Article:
My (I'm guessing Portuguese, but it could have been arabic, or Catalan, for all of me) is a little rusty, but I watched the video. I appreciate the benefits of biochar, and I'm planning on using it a lot in my projects, but I have a problem with the way they do it specifically. You see the conventional chimneystack top just coughing out this endless white cloud, which I grant might be a lot of steam, considering the colour, but I'm positive that you could feed that exhaust back into the combustion stream to burn off anything that isn't steam. I suspect that the holes on the bottom of the inner retort did serve to force any expanding volatile gasses out into the fire, so that's good. I just find it messy that they end with text overlaid onto the video of the belching chimney that suggests that you lower your carbon emmissions by making biochar.
I was thinking that a RMH would be a much better base for a kiln, and doing things this way is much closer to the bubblegum-on-a-stick end of the permaculture scale than I personally am comfortable with. There are better video examples, in English, by a guy out of Australia, using a similarly constructed device (that still leaves room for optimization) that takes the temperature much higher, and we can tell this because both laser thermometers and thermocouples are used on various models. The exhaust is still burning as it exits the chimney, and careful attention is paid to making sure the temperature exceeds that necessary for cracking the tars in the smoke, making the exhaust as clean as possible. That is much further along the scale, in my opinion. Search these fora for biochar.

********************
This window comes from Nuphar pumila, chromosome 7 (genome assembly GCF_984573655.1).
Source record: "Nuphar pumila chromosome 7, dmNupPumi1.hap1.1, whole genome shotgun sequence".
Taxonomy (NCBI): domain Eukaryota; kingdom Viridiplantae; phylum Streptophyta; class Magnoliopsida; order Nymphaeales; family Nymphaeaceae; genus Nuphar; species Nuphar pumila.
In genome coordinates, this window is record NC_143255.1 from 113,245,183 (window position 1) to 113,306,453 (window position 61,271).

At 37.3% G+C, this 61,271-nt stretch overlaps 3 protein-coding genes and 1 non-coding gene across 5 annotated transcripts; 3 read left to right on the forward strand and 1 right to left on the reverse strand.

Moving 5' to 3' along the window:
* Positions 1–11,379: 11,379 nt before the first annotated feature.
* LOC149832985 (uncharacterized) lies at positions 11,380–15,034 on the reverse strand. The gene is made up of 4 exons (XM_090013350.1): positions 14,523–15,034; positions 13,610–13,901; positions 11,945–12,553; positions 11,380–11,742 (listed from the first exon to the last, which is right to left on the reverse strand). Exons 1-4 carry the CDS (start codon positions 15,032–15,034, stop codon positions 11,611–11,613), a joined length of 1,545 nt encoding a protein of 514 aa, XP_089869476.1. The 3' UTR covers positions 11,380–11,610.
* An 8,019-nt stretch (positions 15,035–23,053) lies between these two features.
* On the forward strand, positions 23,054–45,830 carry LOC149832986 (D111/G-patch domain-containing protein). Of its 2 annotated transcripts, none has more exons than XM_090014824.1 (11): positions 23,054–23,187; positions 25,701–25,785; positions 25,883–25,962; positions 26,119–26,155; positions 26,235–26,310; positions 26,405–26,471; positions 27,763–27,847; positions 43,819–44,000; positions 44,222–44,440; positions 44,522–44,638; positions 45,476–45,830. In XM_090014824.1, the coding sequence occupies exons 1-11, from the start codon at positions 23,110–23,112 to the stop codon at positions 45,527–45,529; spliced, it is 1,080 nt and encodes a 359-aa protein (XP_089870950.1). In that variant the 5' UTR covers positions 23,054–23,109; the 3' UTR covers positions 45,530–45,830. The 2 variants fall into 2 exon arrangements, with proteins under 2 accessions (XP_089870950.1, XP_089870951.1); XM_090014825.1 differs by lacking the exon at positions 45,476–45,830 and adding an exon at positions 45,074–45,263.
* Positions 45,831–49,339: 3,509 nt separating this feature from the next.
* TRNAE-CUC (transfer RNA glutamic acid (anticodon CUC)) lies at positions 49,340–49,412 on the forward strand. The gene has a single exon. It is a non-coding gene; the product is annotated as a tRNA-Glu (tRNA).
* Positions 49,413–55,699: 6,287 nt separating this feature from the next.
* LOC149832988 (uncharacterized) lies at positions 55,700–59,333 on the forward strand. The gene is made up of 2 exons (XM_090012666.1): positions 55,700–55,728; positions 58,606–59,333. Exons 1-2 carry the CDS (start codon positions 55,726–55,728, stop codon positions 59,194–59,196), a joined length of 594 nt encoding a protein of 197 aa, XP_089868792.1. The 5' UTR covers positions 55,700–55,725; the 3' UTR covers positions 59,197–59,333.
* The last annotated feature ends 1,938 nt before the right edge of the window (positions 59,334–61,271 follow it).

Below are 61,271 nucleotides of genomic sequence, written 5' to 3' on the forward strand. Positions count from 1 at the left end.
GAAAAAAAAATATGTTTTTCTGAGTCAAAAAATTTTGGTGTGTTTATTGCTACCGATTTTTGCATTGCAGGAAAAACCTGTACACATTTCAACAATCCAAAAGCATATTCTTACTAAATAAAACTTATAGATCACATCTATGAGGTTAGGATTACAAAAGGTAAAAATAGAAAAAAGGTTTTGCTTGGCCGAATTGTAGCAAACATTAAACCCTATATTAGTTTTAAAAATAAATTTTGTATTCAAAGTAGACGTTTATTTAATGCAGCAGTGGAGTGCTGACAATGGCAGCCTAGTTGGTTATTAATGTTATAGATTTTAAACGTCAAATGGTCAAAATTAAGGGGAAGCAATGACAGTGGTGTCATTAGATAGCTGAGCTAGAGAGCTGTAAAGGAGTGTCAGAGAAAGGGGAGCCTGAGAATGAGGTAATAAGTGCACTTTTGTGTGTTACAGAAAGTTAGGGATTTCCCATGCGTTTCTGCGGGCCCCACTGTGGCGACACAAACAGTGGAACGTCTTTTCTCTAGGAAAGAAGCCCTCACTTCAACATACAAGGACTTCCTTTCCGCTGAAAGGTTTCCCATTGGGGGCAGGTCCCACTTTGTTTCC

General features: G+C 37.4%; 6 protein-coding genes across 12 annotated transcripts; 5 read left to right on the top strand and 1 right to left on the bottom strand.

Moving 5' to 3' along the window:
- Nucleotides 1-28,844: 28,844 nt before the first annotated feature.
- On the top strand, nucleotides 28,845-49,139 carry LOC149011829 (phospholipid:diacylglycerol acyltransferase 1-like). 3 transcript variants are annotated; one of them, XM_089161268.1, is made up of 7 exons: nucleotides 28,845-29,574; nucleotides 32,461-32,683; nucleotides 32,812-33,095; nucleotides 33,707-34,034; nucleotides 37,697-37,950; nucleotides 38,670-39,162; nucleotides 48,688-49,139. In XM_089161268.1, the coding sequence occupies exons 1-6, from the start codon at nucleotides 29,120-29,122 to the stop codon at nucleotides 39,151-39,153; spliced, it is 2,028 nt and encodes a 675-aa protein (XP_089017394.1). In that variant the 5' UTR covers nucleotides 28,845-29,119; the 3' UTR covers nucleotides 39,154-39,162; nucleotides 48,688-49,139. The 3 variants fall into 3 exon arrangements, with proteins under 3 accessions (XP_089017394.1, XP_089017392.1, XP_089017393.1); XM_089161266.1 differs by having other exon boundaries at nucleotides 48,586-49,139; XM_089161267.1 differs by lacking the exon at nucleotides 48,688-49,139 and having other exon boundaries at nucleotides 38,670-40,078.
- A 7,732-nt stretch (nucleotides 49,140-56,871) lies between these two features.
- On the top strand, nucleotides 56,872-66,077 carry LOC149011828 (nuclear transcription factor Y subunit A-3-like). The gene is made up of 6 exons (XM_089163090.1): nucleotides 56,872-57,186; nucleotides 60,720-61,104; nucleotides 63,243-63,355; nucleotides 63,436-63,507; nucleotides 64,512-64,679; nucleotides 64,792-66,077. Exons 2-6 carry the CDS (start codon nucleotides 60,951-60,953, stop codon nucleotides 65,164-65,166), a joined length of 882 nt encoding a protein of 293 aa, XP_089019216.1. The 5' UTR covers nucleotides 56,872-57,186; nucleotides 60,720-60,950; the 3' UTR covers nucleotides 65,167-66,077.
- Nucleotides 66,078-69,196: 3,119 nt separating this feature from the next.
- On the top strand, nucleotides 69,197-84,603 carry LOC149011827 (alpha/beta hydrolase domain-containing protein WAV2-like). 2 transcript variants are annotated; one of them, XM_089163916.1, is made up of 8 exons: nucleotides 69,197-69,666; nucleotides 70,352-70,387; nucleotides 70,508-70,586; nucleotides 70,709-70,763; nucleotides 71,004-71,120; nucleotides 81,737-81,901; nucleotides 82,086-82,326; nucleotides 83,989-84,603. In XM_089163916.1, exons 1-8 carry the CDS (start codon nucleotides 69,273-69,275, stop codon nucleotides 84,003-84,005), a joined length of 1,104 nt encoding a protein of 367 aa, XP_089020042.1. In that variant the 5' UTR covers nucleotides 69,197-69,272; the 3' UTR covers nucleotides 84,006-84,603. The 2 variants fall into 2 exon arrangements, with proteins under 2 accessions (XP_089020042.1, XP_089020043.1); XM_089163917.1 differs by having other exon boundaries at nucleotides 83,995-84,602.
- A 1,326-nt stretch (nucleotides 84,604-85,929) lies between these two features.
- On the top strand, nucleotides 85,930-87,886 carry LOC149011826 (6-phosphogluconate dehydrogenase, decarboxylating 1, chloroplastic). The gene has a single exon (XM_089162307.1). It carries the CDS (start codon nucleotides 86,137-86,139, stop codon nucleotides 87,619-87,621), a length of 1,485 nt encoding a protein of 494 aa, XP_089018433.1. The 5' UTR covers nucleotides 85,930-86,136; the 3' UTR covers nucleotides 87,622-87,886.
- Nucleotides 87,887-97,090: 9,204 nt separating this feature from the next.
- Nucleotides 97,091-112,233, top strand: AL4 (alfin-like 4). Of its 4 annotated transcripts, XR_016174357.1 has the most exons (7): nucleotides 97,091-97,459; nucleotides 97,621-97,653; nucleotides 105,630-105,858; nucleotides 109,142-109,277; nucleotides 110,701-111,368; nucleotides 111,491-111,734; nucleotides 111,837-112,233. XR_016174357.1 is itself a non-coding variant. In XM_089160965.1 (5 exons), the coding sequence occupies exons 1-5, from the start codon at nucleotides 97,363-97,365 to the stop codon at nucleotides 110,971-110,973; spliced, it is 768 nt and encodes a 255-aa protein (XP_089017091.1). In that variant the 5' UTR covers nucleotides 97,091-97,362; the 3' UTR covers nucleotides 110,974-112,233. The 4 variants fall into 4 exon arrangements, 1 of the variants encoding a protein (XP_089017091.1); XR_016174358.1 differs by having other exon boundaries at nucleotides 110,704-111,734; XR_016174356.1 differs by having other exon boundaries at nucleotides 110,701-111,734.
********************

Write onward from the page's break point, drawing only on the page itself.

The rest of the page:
A human being should be able to change a diaper, plan an invasion, butcher a hog, conn a ship, design a building, write a sonnet, balance accounts, build a wall, set a bone, comfort the dying, take orders, give orders, cooperate, act alone, solve equations, analyze a new problem, pitch manure, program a computer, cook a tasty meal, fight efficiently, die gallantly. Specialization is for insects.
-Robert A. Heinlein
Men call me Jim. Women look past me to this tiny ad:
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